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In our last article, we introduced what is now our column project: Informer. Informer is a small contact database application that is designed to provide contact information about various personnel over an Intranet or Internet. The idea for this project evolved from one of our N-ARY designers, Frode Hegland, who wanted to make information more available to people without saddling them with horrendous client-side applications. So, we came up with the Informer. Over this series of columns, we will be building new features into the Informer, showing you how easy Java can make building what, on the face of it, seems to be a rather complex system.

Three-Tiered Solutions
The Informer is a small Java applet that connects to a MS-Access database sitting on the server using Symantec's dbAnywhere software. dbAnywhere ships with Visual Café Professional and can be used to provide database access for client-side applets. This is performed using a solution known as middleware, or three-tiered access solutions. Figure 1 illustrates this concept. When an applet wishes to connect to a database, the most logical solution is to use the JDBC set of classes that ship as standard with the Java library. A number of potential problems exist with this. First, in order for the applet to access a database table, the correct driver must be installed on the client machine. This makes distribution of your applet much more complicated. Second, in order not to upset the Java security manager the database that the applet will connect to must reside on the same host the applet was downloaded from. This makes implementing distributed database solutions almost impossible.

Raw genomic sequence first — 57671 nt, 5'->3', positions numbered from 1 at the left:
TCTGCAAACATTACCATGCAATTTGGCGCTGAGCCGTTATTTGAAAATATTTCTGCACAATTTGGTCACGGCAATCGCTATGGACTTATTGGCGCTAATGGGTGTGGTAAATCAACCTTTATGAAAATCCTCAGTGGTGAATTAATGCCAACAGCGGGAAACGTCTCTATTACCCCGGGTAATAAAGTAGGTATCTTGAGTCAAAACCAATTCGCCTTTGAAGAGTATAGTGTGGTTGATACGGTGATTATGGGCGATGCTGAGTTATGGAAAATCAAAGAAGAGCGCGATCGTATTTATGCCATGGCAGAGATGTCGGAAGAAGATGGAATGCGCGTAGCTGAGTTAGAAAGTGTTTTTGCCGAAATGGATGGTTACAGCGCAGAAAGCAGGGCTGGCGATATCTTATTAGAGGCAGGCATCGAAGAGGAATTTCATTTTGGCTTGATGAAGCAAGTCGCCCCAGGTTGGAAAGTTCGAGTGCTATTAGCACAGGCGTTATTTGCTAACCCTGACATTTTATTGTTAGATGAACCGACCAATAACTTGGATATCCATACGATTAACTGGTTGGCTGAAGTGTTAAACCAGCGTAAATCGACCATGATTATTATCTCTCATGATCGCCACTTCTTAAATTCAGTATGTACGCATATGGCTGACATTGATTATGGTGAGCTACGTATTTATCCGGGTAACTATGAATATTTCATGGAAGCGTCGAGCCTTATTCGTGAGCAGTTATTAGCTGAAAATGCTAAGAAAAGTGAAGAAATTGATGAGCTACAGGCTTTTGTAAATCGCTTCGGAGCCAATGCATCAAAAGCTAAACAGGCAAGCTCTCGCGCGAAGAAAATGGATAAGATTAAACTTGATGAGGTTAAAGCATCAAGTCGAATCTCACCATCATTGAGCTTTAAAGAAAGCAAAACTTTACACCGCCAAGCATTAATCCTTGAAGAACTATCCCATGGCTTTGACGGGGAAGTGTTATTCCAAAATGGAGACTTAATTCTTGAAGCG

Figure 1
Figure 1:

A better solution would be to pass all database requests onto another piece of software that had all the drivers installed and a connection established to the database. This software could live on the Web server and pass requests between the client applet and the database. Fortunately, many commercial solutions are available to the developer for this very case. Symantec's dbAnywhere is one of the most popular and most flexible. dbAnywhere comes in two parts: the server software and the client API classes. The server software sits and executes on the server, listening for incoming connections on a specific TCP port which defaults to 8889. The server software knows nothing of the databases available to it and therefore, to the relief of many, setting this server up is a piece of cake. Simply start it up and leave it to run in the background. The real magic is in the Java dbAnywhere API.

The dbAnywhere API gives the developer all the access facility that is available under JDBC and then some. Everything is done from the applet, with the dbAnywhere suite simply passing requests on to the server and then collating the results back again. For example, consider the code snippet shown in Listing 1.

This code would be situated within the Java applet and, when run, first attempts to make a connection to the dbAnywhere server situated on the N-ARY Web server at port 8889. Once connected, it tries to open up a connection to the database "Contacts", using the user name "alan" and password "runrig". If anything goes wrong, an exception is thrown. Possible reasons for an exception being thrown include: